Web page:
Savage Country (Hardcover)
With a simple, lyrical writing style that sits somewhere between Ernest Hemingway and Cormac McCarthy, Savage Country tells the story of Elizabeth Coughlin, a determined woman left crippled by debt following the unexpected death of her foolhardy husband. In an act of desperation, Elizabeth enlists her husband’s mysterious brother to lead a buffalo hunt – which was a common, and exceedingly dangerous, get-rich-quick scheme in the years following the Civil War. Olmstead is one of the most under-the-radar American authors – if you’ve never read him before, do yourself a favor and start with this big, beautiful, often bloody adventure.— Brian
"The year was 1873 and all about was the evidence of boom and bust, shattered dreams, foolish ambition, depredation, shame, greed, and cruelty . . ."
Onto this broken Western stage rides Michael Coughlin, a Civil War veteran with an enigmatic past, come to town to settle his dead brother's debt. Together with his widowed sister-in-law, Elizabeth, bankrupted by her husband's folly and death, they embark on a massive, and hugely dangerous, buffalo hunt. Elizabeth hopes to salvage something of her former life and the lives of the hired men and their families who now depend on her; the buffalo hunt that her husband had planned, she now realizes, was his last hope for saving the land.
Elizabeth and Michael plunge south across the aptly named "dead line" demarcating Indian Territory from their home state of Kansas. Nothing could have prepared them for the dangers: rattlesnakes, rabies, wildfire, lightning strikes, blue northers, flash floods--and human treachery. With the Comanche in winter quarters, Elizabeth and Michael are on borrowed time, and the cruel work of harvesting the buffalo is unraveling their souls.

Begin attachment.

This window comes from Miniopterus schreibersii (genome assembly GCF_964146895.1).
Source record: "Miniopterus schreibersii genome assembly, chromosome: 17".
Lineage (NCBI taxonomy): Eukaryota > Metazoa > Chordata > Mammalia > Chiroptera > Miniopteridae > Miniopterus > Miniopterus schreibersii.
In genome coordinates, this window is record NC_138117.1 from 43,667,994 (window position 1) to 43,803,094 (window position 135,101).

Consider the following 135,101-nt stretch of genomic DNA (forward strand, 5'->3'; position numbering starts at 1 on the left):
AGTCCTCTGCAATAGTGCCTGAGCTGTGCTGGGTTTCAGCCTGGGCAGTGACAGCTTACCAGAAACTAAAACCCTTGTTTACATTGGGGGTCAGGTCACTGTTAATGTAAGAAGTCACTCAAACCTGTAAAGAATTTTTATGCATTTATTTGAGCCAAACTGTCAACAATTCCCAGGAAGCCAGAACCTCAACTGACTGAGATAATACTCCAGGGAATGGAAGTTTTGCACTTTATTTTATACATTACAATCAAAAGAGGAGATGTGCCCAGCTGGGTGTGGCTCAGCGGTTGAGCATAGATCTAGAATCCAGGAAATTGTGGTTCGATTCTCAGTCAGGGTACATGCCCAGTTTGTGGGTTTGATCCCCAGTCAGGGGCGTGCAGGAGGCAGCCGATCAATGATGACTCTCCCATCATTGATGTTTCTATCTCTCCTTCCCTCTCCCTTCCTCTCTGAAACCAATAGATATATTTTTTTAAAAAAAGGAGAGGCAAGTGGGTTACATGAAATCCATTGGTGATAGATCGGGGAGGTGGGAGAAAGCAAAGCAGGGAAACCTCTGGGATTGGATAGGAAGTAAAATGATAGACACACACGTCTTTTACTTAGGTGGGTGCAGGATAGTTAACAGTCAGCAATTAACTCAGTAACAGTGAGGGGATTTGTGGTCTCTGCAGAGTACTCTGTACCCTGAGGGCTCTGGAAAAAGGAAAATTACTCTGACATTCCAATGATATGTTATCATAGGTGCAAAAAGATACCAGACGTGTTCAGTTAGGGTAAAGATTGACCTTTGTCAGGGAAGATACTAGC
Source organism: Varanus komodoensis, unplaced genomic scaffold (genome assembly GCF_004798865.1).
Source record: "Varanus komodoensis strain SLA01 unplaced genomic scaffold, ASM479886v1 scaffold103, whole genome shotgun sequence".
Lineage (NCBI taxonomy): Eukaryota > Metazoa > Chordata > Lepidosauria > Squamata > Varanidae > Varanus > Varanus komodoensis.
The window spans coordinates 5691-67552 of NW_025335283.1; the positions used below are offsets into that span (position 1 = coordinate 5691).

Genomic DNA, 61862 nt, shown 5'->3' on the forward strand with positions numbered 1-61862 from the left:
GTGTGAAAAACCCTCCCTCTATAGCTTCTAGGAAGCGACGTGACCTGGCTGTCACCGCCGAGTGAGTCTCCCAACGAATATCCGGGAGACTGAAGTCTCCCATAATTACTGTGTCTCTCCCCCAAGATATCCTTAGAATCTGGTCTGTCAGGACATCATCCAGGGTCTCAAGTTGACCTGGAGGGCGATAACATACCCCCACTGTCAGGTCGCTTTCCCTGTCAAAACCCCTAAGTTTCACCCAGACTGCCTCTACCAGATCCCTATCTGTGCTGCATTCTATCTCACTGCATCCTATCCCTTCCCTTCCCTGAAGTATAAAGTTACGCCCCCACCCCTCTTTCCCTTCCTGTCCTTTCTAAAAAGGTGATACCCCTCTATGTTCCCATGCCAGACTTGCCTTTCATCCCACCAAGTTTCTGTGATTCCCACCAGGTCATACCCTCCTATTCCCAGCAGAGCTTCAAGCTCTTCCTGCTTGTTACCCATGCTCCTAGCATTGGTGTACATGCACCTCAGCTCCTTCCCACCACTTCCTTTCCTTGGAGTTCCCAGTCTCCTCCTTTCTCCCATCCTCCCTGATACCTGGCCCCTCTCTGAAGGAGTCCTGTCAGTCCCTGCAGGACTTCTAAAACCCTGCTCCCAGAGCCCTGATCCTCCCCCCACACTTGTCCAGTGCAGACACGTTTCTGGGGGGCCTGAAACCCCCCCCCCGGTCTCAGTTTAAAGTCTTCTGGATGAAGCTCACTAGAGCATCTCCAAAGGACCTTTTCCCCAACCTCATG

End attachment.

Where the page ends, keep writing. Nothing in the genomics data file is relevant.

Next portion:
Bracing, direct, and quintessentially American, Olmstead's gripping narrative follows that infamous hunt, which drove the buffalo to near extinction. Savage Country is the story of a moment in our history in which mass destruction of an animal population was seen as a road to economic salvation. But it's also the intimate story of how that hunt changed Michael and Elizabeth forever.
About the Author
Robert Olmstead is the author of eight previous books. Coal Black Horse was the winner of the Heartland Prize for Fiction. The Coldest Night was a finalist for the Dayton Literary Peace Prize. Far Bright Star was the winner of the Western Writers of America Spur Award. Olmstead is the recipient of a Guggenheim Fellowship and an NEA grant and is a professor at Ohio Wesleyan University.